So here, today, right now. Do something. Write that letter. Write those letters (plural). Tell your friends you sent them. Share this link. One thing I can do is make it really easy for you to do that, and that is my ultimate aim of this post. Here goes.

There are plenty of resources to help you find the right people to contact. I used this one, typed in my Zip code, and voila! I was instantly provided with links to contact information for these fine gentlemen who represent the great state of Oklahoma.

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I’ll start with Lucas. Here is a template for a letter to Representative Lucas:

my name
my address
today’s date

Frank Lucas
US House of Representatives
Oklahoma’s 3rd District
2405 Rayburn HOB
Washington, DC 20515

Dear Representative Lucas:

I am writing today to urge you to initiate legislative action to reduce gun violence in this country. I assume that you do not need to be convinced that we have a problem, but that you might need to be convinced that there could be some viable solutions.

A recent survey and analysis by the polling firm Morning Consult was summarized by Bui and Sanger-Katz (2017) in the New York Times. Of 29 potential policy ideas to reduce gun violence, 15 were rated by experts to be more than 50% effective. (Efficacy was rated 0–10; fifteen of the ideas were ranked > 5.0.) Of those 15 potential policies, 8 were supported by at least 80% of the voting public surveyed. With an American electorate of approximately 224 million people, there are 8 policy initiatives judged by experts to be effective at reducing gun violence, and these are favored by 179 million eligible voters. The top-rated initiative (universal background checks) is favored by 193 million voters. (Link to article: https://www.nytimes.com/interactive/2017/01/10/upshot/How-to-Prevent-Gun-Deaths-The-Views-of-Experts-and-the-Public.html.)

I am calling on you to pick any one of those 8 – or better all 8 of them – and introduce a bill in the House to help actually reduce gun violence in this country. The American people are fed up with the inaction from Congress on gun violence. I realize that your constituency includes many vocal supporters of 2nd Amendment rights, but the numbers are not on their side. The National Rifle Association claims just 5 million members, for example. Without proactive efforts from hunters, gun enthusiasts, etc. they will become increasingly marginalized in a society that has progressed beyond them, and the 2nd Amendment itself could be in jeopardy. We are long past tired of watching our children leave their schools in body bags. Your choice is to become part of a solution or remain complicit in the problem. Please do something.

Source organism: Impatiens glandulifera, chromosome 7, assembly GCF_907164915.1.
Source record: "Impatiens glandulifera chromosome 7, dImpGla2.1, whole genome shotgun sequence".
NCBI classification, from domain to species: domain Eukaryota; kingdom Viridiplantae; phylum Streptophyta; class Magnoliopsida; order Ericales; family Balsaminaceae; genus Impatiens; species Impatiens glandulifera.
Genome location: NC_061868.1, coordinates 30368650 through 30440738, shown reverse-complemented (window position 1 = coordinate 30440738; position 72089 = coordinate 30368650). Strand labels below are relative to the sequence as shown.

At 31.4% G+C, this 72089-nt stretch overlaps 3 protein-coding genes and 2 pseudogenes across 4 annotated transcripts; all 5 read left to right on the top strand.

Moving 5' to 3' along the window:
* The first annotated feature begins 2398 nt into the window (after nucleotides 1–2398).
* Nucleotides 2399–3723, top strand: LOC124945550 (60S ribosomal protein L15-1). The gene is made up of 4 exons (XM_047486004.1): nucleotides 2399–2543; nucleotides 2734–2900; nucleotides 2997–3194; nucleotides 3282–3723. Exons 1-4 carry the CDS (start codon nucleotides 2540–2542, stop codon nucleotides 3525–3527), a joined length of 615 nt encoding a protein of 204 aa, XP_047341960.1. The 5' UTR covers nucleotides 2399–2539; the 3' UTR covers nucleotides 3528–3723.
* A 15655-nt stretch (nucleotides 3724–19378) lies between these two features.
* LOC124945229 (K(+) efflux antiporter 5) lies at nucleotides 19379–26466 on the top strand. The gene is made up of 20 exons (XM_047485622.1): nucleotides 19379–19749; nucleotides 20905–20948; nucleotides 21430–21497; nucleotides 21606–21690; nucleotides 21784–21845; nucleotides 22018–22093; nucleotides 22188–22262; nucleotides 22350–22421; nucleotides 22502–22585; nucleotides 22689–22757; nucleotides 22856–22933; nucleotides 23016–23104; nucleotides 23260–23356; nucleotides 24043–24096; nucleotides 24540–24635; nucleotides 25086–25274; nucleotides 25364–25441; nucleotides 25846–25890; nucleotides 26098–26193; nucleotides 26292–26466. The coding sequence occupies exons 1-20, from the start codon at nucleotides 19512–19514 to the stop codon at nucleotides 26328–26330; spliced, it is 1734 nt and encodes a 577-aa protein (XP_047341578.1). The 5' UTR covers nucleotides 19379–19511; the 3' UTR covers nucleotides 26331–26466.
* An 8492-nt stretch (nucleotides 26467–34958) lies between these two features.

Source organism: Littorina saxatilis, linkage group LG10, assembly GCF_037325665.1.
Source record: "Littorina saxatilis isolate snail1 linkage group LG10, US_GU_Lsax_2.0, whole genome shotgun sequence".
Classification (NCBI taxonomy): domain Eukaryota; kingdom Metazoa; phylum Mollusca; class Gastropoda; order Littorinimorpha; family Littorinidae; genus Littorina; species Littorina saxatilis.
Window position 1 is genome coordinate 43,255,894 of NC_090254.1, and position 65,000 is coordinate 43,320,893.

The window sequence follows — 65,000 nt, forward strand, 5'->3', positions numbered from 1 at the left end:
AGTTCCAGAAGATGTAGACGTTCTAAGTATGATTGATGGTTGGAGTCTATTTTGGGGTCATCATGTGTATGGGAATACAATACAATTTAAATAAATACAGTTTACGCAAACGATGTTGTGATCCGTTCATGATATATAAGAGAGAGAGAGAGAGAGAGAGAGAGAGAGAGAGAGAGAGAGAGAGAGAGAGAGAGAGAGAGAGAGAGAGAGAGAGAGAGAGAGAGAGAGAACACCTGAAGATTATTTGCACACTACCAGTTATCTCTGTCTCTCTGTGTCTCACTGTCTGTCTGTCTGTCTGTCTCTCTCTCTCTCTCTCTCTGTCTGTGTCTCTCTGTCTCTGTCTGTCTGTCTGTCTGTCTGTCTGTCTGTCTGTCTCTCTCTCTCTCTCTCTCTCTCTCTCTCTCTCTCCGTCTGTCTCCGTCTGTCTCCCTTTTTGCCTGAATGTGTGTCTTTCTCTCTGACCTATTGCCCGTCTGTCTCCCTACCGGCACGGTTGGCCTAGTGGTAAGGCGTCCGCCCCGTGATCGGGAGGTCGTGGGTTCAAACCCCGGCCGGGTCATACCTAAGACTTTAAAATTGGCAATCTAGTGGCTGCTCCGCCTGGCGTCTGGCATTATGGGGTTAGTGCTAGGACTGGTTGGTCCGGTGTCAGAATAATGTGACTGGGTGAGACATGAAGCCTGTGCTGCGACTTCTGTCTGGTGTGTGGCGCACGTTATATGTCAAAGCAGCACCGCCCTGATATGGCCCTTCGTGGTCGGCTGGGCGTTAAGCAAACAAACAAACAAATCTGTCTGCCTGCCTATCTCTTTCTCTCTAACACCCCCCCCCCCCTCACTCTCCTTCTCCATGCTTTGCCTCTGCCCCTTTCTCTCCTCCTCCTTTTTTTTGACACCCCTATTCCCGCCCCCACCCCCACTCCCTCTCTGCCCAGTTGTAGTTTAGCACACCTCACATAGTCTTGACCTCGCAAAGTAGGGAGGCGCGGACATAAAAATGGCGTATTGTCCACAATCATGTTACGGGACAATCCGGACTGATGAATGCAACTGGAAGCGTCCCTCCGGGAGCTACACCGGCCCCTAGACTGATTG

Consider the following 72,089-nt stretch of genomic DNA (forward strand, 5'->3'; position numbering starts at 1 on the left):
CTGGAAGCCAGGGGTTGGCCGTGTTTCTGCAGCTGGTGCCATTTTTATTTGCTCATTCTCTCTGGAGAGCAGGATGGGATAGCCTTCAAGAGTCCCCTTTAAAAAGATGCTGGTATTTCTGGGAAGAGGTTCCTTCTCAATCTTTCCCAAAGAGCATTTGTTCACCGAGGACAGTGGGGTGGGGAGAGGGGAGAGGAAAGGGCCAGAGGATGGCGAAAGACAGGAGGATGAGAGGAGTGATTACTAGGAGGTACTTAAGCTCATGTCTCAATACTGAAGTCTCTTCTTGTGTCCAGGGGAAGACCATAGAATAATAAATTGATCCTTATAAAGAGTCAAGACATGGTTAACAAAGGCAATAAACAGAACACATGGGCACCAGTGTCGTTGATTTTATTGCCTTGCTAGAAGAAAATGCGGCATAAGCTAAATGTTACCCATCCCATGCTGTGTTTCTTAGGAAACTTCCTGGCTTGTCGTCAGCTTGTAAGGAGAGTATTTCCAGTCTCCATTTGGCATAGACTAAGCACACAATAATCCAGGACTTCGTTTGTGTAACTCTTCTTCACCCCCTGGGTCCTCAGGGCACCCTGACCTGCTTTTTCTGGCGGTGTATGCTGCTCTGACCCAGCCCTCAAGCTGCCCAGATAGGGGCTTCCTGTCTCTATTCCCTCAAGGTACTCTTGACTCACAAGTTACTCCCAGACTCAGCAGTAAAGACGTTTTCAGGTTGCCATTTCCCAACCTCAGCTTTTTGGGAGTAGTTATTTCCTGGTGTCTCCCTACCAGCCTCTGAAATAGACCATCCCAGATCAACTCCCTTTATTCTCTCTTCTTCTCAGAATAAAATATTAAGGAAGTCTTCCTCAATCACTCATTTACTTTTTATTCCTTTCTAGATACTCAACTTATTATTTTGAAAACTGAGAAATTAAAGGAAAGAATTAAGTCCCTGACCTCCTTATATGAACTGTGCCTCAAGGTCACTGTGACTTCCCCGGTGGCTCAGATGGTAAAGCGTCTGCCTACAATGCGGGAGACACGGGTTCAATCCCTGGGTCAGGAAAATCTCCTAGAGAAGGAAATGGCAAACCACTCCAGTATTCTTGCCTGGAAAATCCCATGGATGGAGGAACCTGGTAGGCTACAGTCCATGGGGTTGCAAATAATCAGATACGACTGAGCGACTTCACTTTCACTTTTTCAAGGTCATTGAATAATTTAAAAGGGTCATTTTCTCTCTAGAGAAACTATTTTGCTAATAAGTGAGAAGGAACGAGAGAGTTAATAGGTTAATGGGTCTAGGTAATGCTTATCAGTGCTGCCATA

Sincerely,

my name

I will next print out my letter – it will fit on one side of an 8X11″ sheet of paper with 11-point font and 1″ margins – and mail it through the US Post to Representative Lucas. I will ALSO include the text of my letter in an email. Then I will send a nearly identical letter and email to Senators Lankford and Inhofe.

Now you do the same. Use my text. Cut and paste to communicate with your elected officials. My whole point is to help make this process so easy that you might be inclined to do it.  So do it. Today, resolve to join the most powerful lobby in our country. Please share this link when you share your letters, and let’s take this country back for the sake of safety and sanity regarding gun violence.